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Japanese Nuclear Workers’ Blood Should Be Saved, Doctors Say

Japanese Nuclear Workers’ Blood Should Be Saved, Doctors Say
Tokyo Electric Power Co. employees record data in the central control room at the Fukushima Dai-Ichi nuclear power station on March 23, 2011. Source: Japan's Nuclear and Industrial Safety Agency via Bloomberg

Stem cells should be collected from the blood of workers at the damaged Fukushima Dai-Ichi nuclear plant in case of accidental exposure to radiation, five Japanese scientists wrote in the medical journal The Lancet.

Rapidly dividing cells such as intestinal tract and those essential for fertility are the most vulnerable to radiation, said the researchers, including Tetsuya Tanimoto of the Japanese Foundation for Cancer Research and Shuichi Taniguchi of Tokyo’s Toranomon Hospital, in a letter published today by the journal. Damage to bone marrow can be remedied with cell transplants, they said.

Storing the workers’ blood would make transplants easier because the body will recognize and accept its own cells. That eliminates the needs for drugs that suppress the immune system, which might make a patient vulnerable to infections, the scientists said.

“Such an approach would be the industry’s best defense” in the event of a major accident, Tanimoto and colleagues said. “The most important mission is to save the nuclear workers’ lives and to protect local communities.”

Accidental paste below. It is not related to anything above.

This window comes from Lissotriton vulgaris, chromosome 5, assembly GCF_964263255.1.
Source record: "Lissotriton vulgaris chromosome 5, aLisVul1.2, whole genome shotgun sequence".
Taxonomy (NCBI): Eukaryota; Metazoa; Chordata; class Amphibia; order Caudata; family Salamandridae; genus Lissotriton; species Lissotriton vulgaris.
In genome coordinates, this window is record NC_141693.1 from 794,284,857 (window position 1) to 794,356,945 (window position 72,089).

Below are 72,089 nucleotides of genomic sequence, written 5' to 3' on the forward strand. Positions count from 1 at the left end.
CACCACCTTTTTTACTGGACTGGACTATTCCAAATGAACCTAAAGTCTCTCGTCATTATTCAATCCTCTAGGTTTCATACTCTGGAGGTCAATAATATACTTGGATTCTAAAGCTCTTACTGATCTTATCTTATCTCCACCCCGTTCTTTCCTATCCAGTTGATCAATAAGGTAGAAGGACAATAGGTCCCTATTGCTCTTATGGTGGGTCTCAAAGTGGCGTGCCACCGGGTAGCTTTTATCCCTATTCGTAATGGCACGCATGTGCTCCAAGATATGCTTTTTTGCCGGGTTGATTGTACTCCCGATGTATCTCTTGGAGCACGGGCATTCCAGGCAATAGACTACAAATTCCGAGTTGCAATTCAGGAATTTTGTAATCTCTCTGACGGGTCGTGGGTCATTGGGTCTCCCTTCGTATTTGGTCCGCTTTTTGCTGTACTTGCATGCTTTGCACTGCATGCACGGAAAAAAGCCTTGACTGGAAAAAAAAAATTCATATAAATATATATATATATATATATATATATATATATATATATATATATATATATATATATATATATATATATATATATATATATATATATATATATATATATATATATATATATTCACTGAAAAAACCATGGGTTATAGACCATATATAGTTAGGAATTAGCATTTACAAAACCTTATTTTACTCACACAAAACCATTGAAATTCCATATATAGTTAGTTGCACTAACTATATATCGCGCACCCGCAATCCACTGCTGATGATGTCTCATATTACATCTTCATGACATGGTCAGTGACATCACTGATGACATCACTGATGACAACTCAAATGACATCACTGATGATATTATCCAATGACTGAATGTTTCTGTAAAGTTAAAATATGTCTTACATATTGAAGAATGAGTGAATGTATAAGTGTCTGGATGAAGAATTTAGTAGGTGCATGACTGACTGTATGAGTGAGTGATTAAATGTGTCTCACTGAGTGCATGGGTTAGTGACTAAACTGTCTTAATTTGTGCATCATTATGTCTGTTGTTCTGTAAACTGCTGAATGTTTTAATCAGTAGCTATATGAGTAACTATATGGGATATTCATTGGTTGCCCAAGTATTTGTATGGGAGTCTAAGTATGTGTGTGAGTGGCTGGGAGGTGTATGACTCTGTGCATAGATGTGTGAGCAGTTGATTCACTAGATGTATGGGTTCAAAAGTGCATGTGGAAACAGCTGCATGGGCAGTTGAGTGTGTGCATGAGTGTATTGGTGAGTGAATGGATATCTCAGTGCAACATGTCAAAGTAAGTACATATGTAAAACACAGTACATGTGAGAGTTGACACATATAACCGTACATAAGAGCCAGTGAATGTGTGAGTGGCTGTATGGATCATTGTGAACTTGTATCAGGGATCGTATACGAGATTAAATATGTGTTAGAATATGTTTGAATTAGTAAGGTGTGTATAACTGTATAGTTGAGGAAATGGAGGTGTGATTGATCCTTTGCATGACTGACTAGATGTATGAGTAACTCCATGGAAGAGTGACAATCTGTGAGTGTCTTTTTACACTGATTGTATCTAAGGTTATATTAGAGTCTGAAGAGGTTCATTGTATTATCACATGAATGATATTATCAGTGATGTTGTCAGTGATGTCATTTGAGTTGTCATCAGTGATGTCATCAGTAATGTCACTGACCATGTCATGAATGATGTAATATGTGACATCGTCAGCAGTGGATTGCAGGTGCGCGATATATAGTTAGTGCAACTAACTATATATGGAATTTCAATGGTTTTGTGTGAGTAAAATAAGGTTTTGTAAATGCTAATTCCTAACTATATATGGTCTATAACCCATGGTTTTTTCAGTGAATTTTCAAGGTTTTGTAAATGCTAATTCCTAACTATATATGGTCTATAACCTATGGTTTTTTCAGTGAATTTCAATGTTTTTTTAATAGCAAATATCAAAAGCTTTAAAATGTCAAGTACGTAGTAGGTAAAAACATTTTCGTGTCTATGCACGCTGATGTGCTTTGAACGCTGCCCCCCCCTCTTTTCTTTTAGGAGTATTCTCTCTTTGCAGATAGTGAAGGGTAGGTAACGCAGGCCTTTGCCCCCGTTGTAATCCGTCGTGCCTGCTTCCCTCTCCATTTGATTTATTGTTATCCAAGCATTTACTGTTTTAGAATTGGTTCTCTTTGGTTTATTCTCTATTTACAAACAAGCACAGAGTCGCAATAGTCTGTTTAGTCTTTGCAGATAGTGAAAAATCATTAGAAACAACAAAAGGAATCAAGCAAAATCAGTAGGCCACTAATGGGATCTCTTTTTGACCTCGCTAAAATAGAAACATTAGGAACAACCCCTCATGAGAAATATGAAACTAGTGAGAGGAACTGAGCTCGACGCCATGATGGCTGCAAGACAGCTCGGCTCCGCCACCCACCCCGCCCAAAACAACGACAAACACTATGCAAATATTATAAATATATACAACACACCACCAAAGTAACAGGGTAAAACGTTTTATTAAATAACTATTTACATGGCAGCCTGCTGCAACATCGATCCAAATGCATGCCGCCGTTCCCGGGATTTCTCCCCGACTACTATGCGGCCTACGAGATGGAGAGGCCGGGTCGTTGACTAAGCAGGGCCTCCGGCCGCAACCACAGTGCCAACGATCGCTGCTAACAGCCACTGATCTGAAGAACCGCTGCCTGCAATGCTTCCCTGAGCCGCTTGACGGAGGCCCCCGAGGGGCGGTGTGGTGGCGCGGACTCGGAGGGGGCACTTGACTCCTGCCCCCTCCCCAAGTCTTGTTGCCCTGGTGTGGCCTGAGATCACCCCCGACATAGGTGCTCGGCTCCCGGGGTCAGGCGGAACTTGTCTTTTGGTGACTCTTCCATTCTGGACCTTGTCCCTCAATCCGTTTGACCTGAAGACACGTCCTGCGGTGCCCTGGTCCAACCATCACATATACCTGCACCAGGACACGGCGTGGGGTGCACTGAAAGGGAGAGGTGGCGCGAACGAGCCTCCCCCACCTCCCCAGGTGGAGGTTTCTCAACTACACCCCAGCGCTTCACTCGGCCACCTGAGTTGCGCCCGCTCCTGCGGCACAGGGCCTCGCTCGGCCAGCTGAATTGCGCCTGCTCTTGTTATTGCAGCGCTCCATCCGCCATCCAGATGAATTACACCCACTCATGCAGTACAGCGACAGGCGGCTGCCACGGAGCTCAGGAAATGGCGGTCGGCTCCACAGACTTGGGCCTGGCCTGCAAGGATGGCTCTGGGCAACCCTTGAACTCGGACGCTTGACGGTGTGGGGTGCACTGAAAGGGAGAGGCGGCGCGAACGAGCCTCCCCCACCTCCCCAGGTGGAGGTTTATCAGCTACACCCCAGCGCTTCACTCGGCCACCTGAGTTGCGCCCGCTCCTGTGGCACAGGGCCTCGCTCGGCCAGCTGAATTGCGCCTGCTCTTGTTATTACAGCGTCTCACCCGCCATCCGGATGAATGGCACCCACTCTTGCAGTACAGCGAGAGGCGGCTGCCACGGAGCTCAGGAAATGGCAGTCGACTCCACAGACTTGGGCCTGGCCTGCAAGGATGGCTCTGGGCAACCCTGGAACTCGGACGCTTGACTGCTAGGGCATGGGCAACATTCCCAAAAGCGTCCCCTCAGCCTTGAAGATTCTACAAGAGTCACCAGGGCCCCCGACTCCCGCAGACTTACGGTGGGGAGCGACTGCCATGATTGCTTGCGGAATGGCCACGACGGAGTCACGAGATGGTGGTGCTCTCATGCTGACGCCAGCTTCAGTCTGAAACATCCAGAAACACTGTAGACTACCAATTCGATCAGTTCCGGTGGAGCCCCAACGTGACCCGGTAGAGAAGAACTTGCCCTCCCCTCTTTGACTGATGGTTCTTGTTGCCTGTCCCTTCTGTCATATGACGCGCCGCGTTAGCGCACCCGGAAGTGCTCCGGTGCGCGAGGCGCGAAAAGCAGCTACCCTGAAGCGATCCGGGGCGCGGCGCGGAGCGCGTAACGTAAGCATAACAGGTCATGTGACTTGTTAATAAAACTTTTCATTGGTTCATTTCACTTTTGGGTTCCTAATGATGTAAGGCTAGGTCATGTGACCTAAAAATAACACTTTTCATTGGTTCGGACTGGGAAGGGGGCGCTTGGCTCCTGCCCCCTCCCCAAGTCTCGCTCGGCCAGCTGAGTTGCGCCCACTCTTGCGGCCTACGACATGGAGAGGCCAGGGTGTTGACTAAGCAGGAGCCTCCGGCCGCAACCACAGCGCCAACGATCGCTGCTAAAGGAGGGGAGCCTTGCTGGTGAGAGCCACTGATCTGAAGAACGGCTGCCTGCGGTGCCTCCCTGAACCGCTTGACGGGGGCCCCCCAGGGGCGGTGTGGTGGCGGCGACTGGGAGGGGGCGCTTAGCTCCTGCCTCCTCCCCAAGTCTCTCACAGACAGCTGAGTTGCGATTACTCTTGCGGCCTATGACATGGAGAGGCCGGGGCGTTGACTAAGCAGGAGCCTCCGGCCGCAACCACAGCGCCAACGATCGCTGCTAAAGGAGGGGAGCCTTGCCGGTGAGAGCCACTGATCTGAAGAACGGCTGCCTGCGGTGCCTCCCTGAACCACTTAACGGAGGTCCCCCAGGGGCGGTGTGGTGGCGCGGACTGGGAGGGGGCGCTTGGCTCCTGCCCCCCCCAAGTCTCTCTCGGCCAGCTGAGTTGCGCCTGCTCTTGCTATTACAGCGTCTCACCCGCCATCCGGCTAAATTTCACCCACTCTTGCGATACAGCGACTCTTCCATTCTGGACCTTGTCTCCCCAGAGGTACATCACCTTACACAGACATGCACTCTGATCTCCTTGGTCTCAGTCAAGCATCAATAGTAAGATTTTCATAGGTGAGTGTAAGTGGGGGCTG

About 107 transplant teams are standing by to handle the cells, the scientists wrote, citing a March 29 statement from the Japanese Society for Haematopoietic Cell Transplantation. More than 50 hospitals in Europe have agreed to assist if needed, Tanimoto and colleagues wrote.

The approach can only help those with damaged bone marrow, and wouldn’t help radiation victims with injured gastrointestinal tracts or lungs, the scientists said.

Crippled Reactors

Tokyo Electric Power Co. estimates the fight to stabilize its crippled Fukushima reactors will last through June, leaving them vulnerable to more aftershocks and radiation leaks, a person briefed on the utility’s plan said. The person asked not to be identified because he isn’t authorized to speak to the media.

Workers can’t start the process of decommissioning the plant’s four crippled reactors until temperatures and pressure have been brought down. Cleaning up the disaster, which has forced the evacuation of hundreds of thousands of people living within 20 kilometers (12 miles) of the plant, could take decades and cost more than 1 trillion yen ($12 billion).

“The danger of a future accidental radiation exposure is not passed,” the Japanese researchers wrote in The Lancet.

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